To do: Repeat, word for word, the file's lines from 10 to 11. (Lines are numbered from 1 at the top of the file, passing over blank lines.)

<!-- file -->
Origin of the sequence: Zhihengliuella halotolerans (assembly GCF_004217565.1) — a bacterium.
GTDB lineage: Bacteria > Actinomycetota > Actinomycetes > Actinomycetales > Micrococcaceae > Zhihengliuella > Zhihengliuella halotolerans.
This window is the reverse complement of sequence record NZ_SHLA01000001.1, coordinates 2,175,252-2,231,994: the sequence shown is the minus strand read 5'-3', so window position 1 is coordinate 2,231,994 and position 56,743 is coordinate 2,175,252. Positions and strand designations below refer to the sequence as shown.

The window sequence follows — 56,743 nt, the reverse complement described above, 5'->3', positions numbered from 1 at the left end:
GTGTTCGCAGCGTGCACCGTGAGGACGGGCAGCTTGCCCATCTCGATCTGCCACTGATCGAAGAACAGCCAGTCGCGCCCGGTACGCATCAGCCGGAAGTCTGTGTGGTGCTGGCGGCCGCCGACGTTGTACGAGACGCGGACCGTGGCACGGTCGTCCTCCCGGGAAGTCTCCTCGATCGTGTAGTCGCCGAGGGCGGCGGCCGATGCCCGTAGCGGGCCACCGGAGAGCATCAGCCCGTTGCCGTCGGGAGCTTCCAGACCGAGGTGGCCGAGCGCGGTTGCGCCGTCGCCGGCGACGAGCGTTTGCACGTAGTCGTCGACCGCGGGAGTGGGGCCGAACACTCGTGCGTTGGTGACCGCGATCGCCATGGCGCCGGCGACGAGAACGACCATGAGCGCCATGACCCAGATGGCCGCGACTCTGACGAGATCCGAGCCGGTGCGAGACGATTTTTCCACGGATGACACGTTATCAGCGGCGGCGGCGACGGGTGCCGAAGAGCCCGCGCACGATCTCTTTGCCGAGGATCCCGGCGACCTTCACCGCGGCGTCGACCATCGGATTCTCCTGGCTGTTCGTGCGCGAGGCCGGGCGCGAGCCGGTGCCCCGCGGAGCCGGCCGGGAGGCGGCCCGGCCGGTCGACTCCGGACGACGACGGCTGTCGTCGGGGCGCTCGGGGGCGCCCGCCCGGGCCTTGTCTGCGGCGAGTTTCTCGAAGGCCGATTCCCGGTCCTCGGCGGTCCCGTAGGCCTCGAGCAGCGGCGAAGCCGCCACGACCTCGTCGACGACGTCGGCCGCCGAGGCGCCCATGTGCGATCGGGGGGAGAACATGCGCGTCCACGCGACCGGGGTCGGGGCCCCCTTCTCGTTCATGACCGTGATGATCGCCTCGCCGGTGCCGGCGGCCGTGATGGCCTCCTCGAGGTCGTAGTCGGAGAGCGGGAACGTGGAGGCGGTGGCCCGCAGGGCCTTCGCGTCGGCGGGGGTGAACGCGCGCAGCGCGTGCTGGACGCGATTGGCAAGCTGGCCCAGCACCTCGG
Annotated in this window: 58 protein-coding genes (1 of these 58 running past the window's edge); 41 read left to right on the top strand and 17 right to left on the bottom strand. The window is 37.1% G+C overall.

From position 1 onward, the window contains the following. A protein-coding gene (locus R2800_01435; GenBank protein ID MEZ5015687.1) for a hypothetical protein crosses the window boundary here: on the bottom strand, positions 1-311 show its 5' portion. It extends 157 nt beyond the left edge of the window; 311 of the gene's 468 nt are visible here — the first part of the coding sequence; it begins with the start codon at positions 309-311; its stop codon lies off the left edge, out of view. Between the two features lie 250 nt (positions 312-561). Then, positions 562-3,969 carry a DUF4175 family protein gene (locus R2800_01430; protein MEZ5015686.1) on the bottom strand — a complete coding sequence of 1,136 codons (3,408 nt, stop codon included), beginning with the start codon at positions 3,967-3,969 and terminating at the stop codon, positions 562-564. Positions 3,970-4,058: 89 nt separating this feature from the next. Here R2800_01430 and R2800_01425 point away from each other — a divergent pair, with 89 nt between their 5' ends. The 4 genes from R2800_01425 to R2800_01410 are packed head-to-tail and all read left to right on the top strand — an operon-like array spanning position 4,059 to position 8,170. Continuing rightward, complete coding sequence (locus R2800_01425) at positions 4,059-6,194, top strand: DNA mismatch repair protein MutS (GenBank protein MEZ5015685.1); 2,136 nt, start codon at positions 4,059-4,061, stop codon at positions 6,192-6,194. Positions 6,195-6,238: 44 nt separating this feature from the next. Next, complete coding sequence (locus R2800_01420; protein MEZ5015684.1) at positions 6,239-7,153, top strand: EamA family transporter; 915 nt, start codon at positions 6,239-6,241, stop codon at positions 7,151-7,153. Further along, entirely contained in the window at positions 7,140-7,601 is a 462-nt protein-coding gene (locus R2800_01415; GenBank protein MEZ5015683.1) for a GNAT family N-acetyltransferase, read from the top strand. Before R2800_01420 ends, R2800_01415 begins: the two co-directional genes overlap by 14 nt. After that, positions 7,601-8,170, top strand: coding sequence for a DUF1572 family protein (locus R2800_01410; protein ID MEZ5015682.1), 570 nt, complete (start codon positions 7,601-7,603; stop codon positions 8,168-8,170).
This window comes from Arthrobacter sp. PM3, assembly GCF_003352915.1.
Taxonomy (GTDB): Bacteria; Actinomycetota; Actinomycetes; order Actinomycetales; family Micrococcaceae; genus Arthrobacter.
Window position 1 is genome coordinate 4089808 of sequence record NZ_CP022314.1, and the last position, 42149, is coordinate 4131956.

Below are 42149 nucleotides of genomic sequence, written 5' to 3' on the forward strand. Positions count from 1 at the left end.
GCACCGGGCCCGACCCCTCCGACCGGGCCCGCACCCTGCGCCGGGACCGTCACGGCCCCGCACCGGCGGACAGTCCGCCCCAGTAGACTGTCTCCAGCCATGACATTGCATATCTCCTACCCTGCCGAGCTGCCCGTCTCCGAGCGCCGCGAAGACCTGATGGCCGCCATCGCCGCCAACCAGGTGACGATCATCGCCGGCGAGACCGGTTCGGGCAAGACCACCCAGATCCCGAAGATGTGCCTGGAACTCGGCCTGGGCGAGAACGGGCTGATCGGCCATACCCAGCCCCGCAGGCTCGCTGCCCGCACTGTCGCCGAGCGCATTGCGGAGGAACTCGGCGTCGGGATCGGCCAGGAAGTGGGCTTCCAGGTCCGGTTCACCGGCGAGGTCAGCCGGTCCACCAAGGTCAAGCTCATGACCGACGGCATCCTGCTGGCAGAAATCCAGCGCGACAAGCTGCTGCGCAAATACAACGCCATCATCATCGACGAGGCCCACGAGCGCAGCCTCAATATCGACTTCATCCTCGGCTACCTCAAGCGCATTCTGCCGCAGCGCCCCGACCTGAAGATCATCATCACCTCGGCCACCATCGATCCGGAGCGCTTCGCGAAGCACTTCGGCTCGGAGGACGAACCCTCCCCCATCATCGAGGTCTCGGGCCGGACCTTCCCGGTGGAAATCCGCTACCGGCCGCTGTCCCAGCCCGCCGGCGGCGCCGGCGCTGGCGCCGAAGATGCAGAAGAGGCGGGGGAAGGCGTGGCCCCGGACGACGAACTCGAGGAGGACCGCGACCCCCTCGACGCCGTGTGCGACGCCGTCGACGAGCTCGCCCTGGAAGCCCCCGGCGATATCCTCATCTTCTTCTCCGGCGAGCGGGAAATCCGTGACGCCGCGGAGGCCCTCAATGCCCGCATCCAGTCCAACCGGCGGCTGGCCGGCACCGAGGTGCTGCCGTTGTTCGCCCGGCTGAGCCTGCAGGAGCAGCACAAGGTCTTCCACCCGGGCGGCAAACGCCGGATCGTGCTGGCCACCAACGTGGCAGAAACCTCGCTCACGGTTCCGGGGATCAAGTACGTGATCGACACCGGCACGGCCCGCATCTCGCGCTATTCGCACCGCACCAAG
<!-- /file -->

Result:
Window position 1 is genome coordinate 4089808 of sequence record NZ_CP022314.1, and the last position, 42149, is coordinate 4131956.

Below are 42149 nucleotides of genomic sequence, written 5' to 3' on the forward strand. Positions count from 1 at the left end.